More states are passing or introducing legislation that will make it harder to enforce noncompete agreements on departing employees.
Employers should examine the new laws in states where they operate to ensure they comply with the requirements, which sometimes include salary limitations on employment restrictions, experts say.
Last month, Colorado became the latest state to enact a law curbing noncompete and nonsolicitation clauses in employment agreements.
Colorado H.B. 22-317, “Concerning Restrictive Employment Agreements,” which was signed in June and takes effect Aug. 10, eliminates noncompete agreements for employees earning less than $101,250 a year and provides for the protection of trade secrets. Some of the laws introduced elsewhere also ban noncompetes against lower-paid workers. Other states that have recently enacted similar laws are Illinois, Nevada and Oregon.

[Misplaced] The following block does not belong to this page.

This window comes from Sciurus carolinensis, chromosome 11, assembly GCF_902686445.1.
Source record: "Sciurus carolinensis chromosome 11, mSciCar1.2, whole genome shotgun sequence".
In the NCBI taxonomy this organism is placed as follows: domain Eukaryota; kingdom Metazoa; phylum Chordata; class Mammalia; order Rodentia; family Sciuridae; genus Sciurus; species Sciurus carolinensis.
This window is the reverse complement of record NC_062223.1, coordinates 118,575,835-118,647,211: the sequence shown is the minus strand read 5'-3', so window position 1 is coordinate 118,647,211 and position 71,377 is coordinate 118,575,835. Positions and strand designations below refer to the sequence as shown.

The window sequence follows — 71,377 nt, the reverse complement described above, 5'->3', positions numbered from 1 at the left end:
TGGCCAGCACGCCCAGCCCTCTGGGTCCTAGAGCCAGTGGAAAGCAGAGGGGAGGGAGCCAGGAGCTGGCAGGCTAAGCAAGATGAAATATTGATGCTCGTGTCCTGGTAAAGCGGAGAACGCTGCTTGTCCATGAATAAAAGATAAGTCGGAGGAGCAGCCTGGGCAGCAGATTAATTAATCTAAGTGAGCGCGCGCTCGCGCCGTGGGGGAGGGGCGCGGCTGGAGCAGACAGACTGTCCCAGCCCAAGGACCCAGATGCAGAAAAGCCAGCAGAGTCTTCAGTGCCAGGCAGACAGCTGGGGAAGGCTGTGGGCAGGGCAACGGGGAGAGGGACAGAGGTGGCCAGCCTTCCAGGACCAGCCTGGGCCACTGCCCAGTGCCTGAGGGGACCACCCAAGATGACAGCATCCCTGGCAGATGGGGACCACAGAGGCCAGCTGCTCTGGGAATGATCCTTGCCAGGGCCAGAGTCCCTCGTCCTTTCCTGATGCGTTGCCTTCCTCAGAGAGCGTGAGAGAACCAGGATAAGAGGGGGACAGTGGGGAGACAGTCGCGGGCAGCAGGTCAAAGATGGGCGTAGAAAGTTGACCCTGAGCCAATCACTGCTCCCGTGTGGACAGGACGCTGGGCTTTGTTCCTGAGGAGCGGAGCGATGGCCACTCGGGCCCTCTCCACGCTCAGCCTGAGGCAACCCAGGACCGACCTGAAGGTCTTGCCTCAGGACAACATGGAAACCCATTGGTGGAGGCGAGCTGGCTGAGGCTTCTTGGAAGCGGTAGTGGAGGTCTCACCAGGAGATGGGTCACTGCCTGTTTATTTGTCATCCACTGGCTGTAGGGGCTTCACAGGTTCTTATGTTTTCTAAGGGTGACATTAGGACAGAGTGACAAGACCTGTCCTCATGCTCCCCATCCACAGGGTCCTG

Pointing to the salary restrictions, Bennett Pine, a shareholder with Anderson Kill in New York, said, “It’s one thing to restrict an executive making $500,000. It’s another thing to prevent a file clerk making $35,000 a year from going to a competitor.”
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